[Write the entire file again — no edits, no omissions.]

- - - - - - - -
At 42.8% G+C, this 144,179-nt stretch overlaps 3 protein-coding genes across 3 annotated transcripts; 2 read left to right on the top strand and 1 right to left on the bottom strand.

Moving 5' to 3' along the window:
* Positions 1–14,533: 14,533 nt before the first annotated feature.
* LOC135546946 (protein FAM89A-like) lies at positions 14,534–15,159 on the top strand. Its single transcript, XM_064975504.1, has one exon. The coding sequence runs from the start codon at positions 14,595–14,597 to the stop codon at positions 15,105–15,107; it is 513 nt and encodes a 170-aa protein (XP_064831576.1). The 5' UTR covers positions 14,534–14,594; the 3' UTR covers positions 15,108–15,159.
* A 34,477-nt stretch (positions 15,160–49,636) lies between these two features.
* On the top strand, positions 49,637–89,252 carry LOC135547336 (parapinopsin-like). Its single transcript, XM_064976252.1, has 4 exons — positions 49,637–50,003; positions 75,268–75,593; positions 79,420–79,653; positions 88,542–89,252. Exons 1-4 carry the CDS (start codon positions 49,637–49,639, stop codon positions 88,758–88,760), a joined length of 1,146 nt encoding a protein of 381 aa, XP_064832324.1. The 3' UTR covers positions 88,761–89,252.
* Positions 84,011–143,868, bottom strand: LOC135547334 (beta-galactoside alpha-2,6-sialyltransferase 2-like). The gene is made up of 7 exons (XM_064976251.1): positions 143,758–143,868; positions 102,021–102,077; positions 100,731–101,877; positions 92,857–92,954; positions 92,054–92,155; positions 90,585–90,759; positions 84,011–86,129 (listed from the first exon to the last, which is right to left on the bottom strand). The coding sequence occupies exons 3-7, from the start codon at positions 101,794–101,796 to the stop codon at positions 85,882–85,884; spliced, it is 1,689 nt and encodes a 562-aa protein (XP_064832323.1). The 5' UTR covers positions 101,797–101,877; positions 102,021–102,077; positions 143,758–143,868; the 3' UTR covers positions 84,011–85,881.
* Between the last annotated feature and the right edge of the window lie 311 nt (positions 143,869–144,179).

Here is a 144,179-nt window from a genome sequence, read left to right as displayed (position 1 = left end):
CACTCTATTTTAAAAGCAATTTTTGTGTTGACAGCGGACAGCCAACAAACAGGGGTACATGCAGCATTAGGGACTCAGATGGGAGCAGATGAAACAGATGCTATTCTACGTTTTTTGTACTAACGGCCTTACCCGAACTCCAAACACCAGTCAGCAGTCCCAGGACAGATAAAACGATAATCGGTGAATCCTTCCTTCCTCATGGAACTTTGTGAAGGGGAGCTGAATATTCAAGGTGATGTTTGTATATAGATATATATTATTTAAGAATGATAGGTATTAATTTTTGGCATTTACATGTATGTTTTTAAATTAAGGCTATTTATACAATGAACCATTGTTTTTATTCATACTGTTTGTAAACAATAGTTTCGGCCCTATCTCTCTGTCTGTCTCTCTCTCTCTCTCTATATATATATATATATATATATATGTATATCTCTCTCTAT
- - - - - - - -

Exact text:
At 42.8% G+C, this 144,179-nt stretch overlaps 3 protein-coding genes across 3 annotated transcripts; 2 read left to right on the top strand and 1 right to left on the bottom strand.

Moving 5' to 3' along the window:
* Positions 1–14,533: 14,533 nt before the first annotated feature.
* LOC135546946 (protein FAM89A-like) lies at positions 14,534–15,159 on the top strand. Its single transcript, XM_064975504.1, has one exon. The coding sequence runs from the start codon at positions 14,595–14,597 to the stop codon at positions 15,105–15,107; it is 513 nt and encodes a 170-aa protein (XP_064831576.1). The 5' UTR covers positions 14,534–14,594; the 3' UTR covers positions 15,108–15,159.
* A 34,477-nt stretch (positions 15,160–49,636) lies between these two features.
* On the top strand, positions 49,637–89,252 carry LOC135547336 (parapinopsin-like). Its single transcript, XM_064976252.1, has 4 exons — positions 49,637–50,003; positions 75,268–75,593; positions 79,420–79,653; positions 88,542–89,252. Exons 1-4 carry the CDS (start codon positions 49,637–49,639, stop codon positions 88,758–88,760), a joined length of 1,146 nt encoding a protein of 381 aa, XP_064832324.1. The 3' UTR covers positions 88,761–89,252.
* Positions 84,011–143,868, bottom strand: LOC135547334 (beta-galactoside alpha-2,6-sialyltransferase 2-like). The gene is made up of 7 exons (XM_064976251.1): positions 143,758–143,868; positions 102,021–102,077; positions 100,731–101,877; positions 92,857–92,954; positions 92,054–92,155; positions 90,585–90,759; positions 84,011–86,129 (listed from the first exon to the last, which is right to left on the bottom strand). The coding sequence occupies exons 3-7, from the start codon at positions 101,794–101,796 to the stop codon at positions 85,882–85,884; spliced, it is 1,689 nt and encodes a 562-aa protein (XP_064832323.1). The 5' UTR covers positions 101,797–101,877; positions 102,021–102,077; positions 143,758–143,868; the 3' UTR covers positions 84,011–85,881.
* Between the last annotated feature and the right edge of the window lie 311 nt (positions 143,869–144,179).

Here is a 144,179-nt window from a genome sequence, read left to right as displayed (position 1 = left end):
CACTCTATTTTAAAAGCAATTTTTGTGTTGACAGCGGACAGCCAACAAACAGGGGTACATGCAGCATTAGGGACTCAGATGGGAGCAGATGAAACAGATGCTATTCTACGTTTTTTGTACTAACGGCCTTACCCGAACTCCAAACACCAGTCAGCAGTCCCAGGACAGATAAAACGATAATCGGTGAATCCTTCCTTCCTCATGGAACTTTGTGAAGGGGAGCTGAATATTCAAGGTGATGTTTGTATATAGATATATATTATTTAAGAATGATAGGTATTAATTTTTGGCATTTACATGTATGTTTTTAAATTAAGGCTATTTATACAATGAACCATTGTTTTTATTCATACTGTTTGTAAACAATAGTTTCGGCCCTATCTCTCTGTCTGTCTCTCTCTCTCTCTCTATATATATATATATATATATATATGTATATCTCTCTCTAT